Edgar is one of the most successful fighters on the list having defeated BJ Penn twice with the title on the line, a draw followed by a decisive win over long time rival Gray Maynard, and a two fight series against Ben Henderson, that many felt should have ended with Frankie still holding the belt. Prior to Edgar/ Henderson II Dana White made it clear that there wouldn’t be a third installment between the two regardless of the outcome. That turned out to be a truly unfortunate statement for the New Jersey native as he left the night without the title, but the belief of many that he won the fight. Unfortunately for Frankie his propensity for rematches during his title run and now two losses to the current champ has forced him back into the pack with other title contenders. As quickly as Edgar lost one opportunity, he was granted another as the 145 pound champion Joe Aldo needed a new UFC 153 opponent, but injuries eventually would prevent the fight from taking place. The match-up of Edgar and Aldo for the Featherweight title is inevitable, but as Dan Henderson will surely attest to losing a title fight in your divisional debut can really be a significant setback to your future standing within the division. While Frankie may never again wear UFC gold he has the most potential of any fighter on this list to spend the next several years in title contention.  A failure at 145 could send Frankie down to Bantamweight, and if he is unable to capture a title there the time spend away from Lightweight competing in the lower weight classes should allow Edgar to return to his original stomping grounds for another run at the title.

Team Alpha Male’s triumvirate of title challengers; Urijah Faber, Joseph Benavidez, and Chad Mendes share a gym and a similar fate in their pursuit of a major MMA title. Urijah Faber has already the run the gambit of MMA purgatory, entering, escaping, and now returning. Urijah Faber was the face of the WEC for many years holding their Featherweight title until Mike Brown removed it from his waste. Faber was eventually given an opportunity to regain the belt against Brown but came up short. As is the case with a major star, the promotion was willing to give him another shot at the gold when a new champion took hold of the title. Faber yet again came up short, getting blasted by the still dominant champion Jose Aldo and recognized that three straight title fight failures was enough of a reason to make the cut down to Bantamweight. A pre-existing rivalry with champion Dominick Cruz lead to a title shot, but again Faber was unsuccessful. Continuing to ride on his non-title fight success, Faber was granted a spot on the reality show with Cruz with the intent of setting up a third title fight. An injury to the champ gave Urijah a chance to grab his first taste of UFC gold via the interim persuasion, but Renan Barao was able to deny Urijah again. Another title fight lose as returned the ‘California Kid’ to his all too familiar stomping grounds as a top fighter without a direct path to title contention. When Barao and Cruz eventually meet Faber will find himself in an interesting predicament, rooting for long time adversary Cruz, recognizing that if the current does champ prevail the door will once again swing open for a return engagement.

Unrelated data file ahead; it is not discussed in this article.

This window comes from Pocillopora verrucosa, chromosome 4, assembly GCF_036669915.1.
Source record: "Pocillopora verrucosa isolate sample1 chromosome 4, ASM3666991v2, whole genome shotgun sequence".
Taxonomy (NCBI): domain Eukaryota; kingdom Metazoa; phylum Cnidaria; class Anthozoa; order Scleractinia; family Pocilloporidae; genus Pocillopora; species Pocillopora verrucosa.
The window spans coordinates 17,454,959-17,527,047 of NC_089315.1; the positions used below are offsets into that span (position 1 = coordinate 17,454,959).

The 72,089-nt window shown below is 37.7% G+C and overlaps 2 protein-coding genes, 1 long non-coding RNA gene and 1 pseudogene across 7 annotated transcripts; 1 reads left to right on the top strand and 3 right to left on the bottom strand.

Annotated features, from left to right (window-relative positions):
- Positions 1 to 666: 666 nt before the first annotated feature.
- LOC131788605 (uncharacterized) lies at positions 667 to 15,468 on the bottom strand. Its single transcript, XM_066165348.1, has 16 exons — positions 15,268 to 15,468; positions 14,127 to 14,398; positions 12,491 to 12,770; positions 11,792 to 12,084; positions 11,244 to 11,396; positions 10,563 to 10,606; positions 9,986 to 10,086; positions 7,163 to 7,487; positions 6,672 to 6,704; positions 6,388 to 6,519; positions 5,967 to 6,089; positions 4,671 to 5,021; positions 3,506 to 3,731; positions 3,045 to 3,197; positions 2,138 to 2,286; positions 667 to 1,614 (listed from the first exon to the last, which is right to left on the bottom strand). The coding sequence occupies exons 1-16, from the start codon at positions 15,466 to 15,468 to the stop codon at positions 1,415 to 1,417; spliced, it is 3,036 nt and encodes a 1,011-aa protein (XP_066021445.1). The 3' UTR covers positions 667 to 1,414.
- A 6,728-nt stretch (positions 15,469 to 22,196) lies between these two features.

Interestingly enough, Faber’s teammate Joseph Benavidez will be on the other side of the table hoping for a Barao victory. Benavidez was long considered the uncrowned champion of the Flyweight division, but when the opportunity came to take his throne, Demetrious Johnson took his place. While Benavidez will almost definitely get another shot at the Flyweight title, a return to 135 pound division could be an option. Prior to moving to Flyweight, the only man to beat Joseph was the aforementioned Cruz; once prior to capturing the title and once for the strap in the WEC. A pair of losses, no matter how competitive (ask Frankie) to the champ is a death sentence to any fighter’s title hopes. As a result, Benavidez was forced to toil in the division waiting for another opportunity. That opportunity could come in the form of Renan Barao. If Barao wins the title, the combination of a lack of viable title contenders and Benavidez’s impressive record could earn him a shot at the gold with a win or two if he should choose to return to the heavier weight class.